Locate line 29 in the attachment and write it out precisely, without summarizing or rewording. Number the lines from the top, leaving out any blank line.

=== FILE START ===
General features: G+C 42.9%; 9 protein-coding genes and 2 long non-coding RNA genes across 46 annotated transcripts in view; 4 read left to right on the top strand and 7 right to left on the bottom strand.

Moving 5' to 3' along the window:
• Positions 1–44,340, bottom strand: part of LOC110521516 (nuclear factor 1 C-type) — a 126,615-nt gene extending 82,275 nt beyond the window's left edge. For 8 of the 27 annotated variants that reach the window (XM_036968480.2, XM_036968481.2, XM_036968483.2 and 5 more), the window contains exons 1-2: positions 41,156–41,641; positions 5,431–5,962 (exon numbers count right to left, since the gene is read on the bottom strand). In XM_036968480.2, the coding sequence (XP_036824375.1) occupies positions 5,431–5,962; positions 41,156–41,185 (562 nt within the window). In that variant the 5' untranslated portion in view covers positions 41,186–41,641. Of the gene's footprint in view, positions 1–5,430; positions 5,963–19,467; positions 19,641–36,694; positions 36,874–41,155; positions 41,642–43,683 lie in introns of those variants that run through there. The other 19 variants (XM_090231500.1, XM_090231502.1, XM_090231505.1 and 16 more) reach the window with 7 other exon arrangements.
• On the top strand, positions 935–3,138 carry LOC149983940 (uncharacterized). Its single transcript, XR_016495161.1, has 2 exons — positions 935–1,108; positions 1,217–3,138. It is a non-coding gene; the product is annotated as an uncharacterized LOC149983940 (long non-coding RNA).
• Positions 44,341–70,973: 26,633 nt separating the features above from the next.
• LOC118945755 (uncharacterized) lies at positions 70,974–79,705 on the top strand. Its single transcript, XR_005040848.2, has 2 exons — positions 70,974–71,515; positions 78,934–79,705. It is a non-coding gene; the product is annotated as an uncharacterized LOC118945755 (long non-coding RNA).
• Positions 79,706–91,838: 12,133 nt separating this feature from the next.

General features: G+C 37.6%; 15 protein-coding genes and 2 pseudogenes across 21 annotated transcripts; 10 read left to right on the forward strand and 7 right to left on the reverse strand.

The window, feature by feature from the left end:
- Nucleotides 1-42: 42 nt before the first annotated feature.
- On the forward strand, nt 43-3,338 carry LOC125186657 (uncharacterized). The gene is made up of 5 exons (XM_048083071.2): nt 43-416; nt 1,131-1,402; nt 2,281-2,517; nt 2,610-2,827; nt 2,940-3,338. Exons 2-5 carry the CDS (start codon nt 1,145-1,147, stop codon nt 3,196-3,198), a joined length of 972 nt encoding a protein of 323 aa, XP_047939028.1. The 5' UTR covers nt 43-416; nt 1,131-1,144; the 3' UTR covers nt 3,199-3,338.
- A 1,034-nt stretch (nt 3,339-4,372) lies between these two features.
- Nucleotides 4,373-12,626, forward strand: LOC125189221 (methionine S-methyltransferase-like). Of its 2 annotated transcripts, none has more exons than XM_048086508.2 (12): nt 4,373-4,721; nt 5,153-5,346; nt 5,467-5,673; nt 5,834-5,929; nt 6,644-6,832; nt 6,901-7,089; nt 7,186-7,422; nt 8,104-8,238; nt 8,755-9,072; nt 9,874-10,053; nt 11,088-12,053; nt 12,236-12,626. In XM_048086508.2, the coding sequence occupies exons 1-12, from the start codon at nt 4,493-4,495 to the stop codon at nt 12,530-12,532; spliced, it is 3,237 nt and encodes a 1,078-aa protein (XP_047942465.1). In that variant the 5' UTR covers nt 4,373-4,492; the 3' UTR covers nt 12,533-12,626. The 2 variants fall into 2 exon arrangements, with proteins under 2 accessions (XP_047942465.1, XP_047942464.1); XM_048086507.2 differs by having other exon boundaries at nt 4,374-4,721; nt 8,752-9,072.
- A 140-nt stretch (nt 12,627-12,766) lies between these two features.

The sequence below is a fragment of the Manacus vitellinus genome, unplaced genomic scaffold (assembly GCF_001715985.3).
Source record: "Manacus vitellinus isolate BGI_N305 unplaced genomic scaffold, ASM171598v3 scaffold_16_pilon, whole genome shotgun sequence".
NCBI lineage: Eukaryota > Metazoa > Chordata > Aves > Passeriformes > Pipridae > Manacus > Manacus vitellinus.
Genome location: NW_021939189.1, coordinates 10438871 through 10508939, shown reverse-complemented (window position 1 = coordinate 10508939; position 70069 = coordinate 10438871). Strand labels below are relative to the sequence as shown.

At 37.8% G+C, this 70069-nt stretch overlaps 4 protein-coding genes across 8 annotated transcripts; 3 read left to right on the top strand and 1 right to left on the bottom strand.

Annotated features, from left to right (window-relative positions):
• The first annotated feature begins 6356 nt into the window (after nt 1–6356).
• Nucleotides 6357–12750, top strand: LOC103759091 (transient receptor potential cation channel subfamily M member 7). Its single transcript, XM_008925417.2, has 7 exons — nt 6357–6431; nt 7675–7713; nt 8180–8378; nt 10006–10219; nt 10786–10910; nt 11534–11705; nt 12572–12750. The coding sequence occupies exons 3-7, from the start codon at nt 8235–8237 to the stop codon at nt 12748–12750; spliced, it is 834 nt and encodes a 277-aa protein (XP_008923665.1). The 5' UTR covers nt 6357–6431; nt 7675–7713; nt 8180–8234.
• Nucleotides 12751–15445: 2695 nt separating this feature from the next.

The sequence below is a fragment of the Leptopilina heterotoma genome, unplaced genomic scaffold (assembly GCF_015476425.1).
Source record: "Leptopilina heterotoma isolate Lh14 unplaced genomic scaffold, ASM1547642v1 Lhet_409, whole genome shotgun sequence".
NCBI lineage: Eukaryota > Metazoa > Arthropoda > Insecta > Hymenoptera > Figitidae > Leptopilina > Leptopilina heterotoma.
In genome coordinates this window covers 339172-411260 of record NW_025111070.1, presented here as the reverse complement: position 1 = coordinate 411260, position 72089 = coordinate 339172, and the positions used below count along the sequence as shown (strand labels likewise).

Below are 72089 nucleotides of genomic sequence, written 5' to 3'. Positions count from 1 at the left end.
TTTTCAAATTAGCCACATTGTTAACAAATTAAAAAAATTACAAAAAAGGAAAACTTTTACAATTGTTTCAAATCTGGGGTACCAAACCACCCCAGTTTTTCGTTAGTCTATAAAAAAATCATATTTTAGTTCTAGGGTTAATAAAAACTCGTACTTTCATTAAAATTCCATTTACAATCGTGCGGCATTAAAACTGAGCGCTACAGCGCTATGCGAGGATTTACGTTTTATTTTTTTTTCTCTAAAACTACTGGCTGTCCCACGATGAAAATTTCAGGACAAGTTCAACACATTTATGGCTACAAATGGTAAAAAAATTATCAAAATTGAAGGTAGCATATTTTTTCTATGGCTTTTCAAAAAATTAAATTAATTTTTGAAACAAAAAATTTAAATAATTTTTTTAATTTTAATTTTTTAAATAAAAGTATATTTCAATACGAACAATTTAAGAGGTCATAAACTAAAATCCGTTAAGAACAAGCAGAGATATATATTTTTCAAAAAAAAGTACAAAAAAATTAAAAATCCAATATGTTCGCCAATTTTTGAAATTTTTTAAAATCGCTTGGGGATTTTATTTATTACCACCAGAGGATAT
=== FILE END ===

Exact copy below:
TTTTCAAATTAGCCACATTGTTAACAAATTAAAAAAATTACAAAAAAGGAAAACTTTTACAATTGTTTCAAATCTGGGGTACCAAACCACCCCAGTTTTTCGTTAGTCTATAAAAAAATCATATTTTAGTTCTAGGGTTAATAAAAACTCGTACTTTCATTAAAATTCCATTTACAATCGTGCGGCATTAAAACTGAGCGCTACAGCGCTATGCGAGGATTTACGTTTTATTTTTTTTTCTCTAAAACTACTGGCTGTCCCACGATGAAAATTTCAGGACAAGTTCAACACATTTATGGCTACAAATGGTAAAAAAATTATCAAAATTGAAGGTAGCATATTTTTTCTATGGCTTTTCAAAAAATTAAATTAATTTTTGAAACAAAAAATTTAAATAATTTTTTTAATTTTAATTTTTTAAATAAAAGTATATTTCAATACGAACAATTTAAGAGGTCATAAACTAAAATCCGTTAAGAACAAGCAGAGATATATATTTTTCAAAAAAAAGTACAAAAAAATTAAAAATCCAATATGTTCGCCAATTTTTGAAATTTTTTAAAATCGCTTGGGGATTTTATTTATTACCACCAGAGGATAT